The 7 percentage-point positive margin is better than where the president stood in the poll over the two weeks before the IRS and Department of Justice scandals broke, and is near Obama’s rating over the waning days of the 2012 campaign when voters convincingly elected him to a second term in office. TheHill.com has more here.
73% Believe Congress should focus on economy and unemployment, not investigations - An overwhelming majority of Americans said that the economy and unemployment should take precedence over the Congressional investigations into the Internal Revenue Service's targeting of conservative groups, the Justice Department's subpoena of Associated Press phone records and last year's deadly attack in Benghazi, Libya, according to a new poll from Quinnipiac University released Thursday.
The poll found that 73 percent of American voters nationwide believe that dealing with the economy and unemployment should be a higher priority than the investigations. Fewer than a quarter of Americans — 22 percent — believe that the investigations should be the higher priority. TPM.com has more here.
Public Policy Polling released Wednesday.
The poll showed McAuliffe picking up the support of 42 percent of Virginia voters, while Cuccinelli trailed with 37 percent support. Those findings are virtually identical to a poll earlier this month from Quinnipiac University, which also showed McAuliffe leading by five. Both PPP and Quinnipiac surveyed a sample of registered voters.
Polls conducted in late-April and early-May by the Washington Post and NBC News/Marist used samples of likely voters, showing Cuccinelli leading by 10 points and three points respectively.
PPP's latest release painted a picture of a race that may ultimately be won by the candidate who voters dislike less. Thirty-three percent said they have an unfavorable opinion of McAuliffe, the longtime Clinton loyalist, while 29 percent have a favorable opinion of him. But Democrats may take solace in the knowledge that Cuccinelli, a vocal social conservative, is even more unpopular: 44 percent have an unfavorable view of him compared with 32 percent who said they have a favorable view. You can read more here.
Comey, 52, was at the center of some of the most bruising debates over counterterrorism during the Bush administration and established a reputation as a fierce defender of the law and the integrity of the Justice Department regardless of the political pressures of the moment.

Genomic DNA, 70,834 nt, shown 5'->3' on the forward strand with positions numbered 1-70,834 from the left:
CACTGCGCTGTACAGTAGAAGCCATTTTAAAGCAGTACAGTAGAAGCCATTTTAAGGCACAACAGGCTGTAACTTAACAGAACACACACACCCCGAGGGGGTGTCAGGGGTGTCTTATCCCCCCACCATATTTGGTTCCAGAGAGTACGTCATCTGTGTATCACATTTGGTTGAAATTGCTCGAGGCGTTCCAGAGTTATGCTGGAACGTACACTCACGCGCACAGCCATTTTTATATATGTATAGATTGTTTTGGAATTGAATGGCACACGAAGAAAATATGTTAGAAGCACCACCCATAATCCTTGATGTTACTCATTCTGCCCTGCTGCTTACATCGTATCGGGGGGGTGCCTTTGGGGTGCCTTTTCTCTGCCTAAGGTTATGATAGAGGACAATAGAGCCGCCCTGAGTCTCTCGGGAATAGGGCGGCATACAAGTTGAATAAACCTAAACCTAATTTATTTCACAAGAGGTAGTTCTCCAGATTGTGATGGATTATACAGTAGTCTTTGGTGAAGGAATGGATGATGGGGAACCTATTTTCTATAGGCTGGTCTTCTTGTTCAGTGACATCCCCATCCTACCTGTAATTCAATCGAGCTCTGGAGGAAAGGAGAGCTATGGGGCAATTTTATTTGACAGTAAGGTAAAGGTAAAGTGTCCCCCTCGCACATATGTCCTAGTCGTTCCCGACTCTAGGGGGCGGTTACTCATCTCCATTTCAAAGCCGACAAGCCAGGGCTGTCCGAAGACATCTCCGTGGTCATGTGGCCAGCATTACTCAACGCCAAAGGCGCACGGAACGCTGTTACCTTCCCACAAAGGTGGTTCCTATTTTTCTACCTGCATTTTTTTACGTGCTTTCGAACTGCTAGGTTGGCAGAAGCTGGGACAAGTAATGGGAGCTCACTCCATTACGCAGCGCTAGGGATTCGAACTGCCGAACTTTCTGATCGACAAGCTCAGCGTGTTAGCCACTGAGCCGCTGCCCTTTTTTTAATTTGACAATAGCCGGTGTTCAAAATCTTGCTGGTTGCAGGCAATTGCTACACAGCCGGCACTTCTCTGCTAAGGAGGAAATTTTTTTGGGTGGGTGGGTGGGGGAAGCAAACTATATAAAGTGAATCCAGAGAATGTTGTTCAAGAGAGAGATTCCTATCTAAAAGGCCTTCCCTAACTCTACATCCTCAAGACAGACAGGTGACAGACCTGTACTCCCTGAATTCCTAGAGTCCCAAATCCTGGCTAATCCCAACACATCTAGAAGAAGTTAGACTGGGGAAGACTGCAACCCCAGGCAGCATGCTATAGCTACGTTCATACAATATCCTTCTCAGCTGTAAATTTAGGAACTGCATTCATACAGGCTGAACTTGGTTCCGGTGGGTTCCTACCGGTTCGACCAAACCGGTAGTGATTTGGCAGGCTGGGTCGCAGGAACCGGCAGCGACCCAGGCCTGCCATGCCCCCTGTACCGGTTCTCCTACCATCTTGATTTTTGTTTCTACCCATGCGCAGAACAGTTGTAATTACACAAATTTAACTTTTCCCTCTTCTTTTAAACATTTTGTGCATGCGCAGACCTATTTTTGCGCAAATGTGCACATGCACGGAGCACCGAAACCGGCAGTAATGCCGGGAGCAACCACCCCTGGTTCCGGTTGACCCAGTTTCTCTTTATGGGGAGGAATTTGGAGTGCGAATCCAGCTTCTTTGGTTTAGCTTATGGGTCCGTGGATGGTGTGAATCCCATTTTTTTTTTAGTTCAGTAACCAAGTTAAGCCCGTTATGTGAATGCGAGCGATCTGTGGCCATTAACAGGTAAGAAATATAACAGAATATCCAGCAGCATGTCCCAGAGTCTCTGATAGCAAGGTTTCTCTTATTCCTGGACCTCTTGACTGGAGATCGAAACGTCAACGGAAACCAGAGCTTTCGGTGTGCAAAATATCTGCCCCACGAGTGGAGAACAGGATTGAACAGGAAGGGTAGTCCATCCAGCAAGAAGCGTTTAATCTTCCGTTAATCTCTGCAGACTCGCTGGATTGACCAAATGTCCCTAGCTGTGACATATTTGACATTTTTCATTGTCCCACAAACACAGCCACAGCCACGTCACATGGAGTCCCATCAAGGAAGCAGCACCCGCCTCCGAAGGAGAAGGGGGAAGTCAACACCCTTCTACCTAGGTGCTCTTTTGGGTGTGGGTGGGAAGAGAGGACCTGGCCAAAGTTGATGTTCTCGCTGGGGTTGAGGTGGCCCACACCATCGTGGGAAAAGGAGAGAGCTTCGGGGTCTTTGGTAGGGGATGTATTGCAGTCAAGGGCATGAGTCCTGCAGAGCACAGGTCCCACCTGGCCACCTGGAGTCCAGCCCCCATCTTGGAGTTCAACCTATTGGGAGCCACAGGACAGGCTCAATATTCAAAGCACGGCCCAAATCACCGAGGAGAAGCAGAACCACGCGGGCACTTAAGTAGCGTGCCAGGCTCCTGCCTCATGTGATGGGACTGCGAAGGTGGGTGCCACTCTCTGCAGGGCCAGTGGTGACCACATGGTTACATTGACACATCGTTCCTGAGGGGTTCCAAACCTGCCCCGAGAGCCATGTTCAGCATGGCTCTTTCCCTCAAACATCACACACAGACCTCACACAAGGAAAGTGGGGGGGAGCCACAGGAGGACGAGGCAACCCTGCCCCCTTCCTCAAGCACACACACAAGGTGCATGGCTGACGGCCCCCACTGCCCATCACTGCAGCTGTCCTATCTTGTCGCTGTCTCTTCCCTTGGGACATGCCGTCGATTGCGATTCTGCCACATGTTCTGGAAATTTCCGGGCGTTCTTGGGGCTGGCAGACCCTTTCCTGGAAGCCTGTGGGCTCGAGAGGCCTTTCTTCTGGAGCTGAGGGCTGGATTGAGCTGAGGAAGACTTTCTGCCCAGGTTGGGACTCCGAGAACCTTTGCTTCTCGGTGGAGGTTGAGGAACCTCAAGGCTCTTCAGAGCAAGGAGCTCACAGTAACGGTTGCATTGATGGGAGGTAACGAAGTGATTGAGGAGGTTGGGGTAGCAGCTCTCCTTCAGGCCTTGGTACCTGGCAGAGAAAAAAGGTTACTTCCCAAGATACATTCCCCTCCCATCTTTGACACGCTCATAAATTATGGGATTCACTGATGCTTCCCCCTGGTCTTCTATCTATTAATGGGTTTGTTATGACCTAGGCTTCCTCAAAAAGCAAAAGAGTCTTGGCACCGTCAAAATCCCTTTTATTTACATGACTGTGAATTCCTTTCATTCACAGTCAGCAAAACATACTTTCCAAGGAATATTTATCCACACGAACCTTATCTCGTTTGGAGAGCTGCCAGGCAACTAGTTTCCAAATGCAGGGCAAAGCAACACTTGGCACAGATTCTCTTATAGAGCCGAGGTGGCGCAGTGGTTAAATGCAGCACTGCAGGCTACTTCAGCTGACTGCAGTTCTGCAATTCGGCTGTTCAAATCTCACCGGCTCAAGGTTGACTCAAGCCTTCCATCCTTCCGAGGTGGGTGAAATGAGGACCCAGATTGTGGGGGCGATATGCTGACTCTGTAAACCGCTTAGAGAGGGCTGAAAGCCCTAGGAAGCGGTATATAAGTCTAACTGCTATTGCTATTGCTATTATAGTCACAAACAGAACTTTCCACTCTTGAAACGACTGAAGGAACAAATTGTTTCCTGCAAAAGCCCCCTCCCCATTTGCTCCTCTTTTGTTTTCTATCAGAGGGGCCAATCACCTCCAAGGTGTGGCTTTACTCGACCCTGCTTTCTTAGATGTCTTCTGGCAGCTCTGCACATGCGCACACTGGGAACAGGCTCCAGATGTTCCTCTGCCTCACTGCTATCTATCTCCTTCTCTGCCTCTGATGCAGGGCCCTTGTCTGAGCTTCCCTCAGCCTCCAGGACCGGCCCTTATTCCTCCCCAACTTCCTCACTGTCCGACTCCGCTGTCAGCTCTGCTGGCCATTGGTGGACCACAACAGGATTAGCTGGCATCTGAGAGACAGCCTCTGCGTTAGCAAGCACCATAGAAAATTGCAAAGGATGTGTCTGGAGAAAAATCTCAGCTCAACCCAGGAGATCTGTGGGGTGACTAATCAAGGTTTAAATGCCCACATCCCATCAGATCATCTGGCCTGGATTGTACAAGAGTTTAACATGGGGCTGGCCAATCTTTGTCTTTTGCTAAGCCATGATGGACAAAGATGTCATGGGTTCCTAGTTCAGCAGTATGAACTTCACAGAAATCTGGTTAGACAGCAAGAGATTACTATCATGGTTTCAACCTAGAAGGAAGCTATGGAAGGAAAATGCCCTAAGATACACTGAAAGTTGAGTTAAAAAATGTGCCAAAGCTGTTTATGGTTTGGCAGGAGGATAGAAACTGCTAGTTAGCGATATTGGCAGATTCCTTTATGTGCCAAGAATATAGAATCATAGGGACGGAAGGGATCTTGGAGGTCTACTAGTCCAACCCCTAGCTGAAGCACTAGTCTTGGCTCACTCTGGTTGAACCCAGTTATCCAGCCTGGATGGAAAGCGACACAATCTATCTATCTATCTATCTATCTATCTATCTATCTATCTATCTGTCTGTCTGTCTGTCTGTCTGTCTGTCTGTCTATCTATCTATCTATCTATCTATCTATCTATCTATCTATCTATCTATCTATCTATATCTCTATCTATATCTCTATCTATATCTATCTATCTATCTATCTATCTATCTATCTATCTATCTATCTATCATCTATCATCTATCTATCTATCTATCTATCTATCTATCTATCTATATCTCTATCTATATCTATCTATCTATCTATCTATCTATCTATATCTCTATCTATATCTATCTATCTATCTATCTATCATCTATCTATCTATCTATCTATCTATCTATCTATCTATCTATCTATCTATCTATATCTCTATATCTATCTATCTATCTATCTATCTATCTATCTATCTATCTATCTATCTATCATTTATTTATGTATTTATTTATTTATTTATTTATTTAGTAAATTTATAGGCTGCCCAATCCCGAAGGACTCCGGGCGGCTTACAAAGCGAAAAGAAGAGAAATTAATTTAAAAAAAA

The expected nomination of Comey, a Republican, was seen in some quarters as a bipartisan move by a president besieged by Republicans in Congress. But Chuck Hagel’s prior service as a Republican senator from Nebraska did not spare him from a bruising nomination battle for secretary of defense. The Washington Post has more here.
"Nuclear Action" in Senate Resurfaces as Republicans Stall Nominees - Members of a liberal coalition pushing for filibuster reform believe Reid could garner the 51 votes needed to change the Senate rules on a party-line vote.
“Reid has 51 votes,” said a liberal advocate for filibuster reform who has met with Democratic senate offices to push for reform.
Dalal Aboulhosn, an advocate at the Sierra Club, said it will be easier to round up votes for changing the filibuster rule for stalled nominees than for reworking the filibuster rule for controversial legislation.
“I think if we narrow it down, we would be able to see more progress than we have on the larger reform even though the larger reform is just as important,” she said. “Going back to the mounting frustration that senators are voicing very publicly, I think they are willing to come to the table and at least discuss the options.” You can read more here.
Chafee quietly informed President Barack Obama of his intention to affiliate as a Democrat after reaching that decision in private, Chafee spokeswoman Christine Hunsinger said. The governor’s office confirmed Chafee’s plans after POLITICO reported that the governor had notified national Democrats that he’d be joining the party. Politico.com has more here.
Threatening Letters to Bloomberg Test Positive for Ricin - Preliminary tests indicate ricin was found in letters sent this past weekend to New York Mayor Michael Bloomberg, New York deputy police commissioner Paul Browne said Wednesday.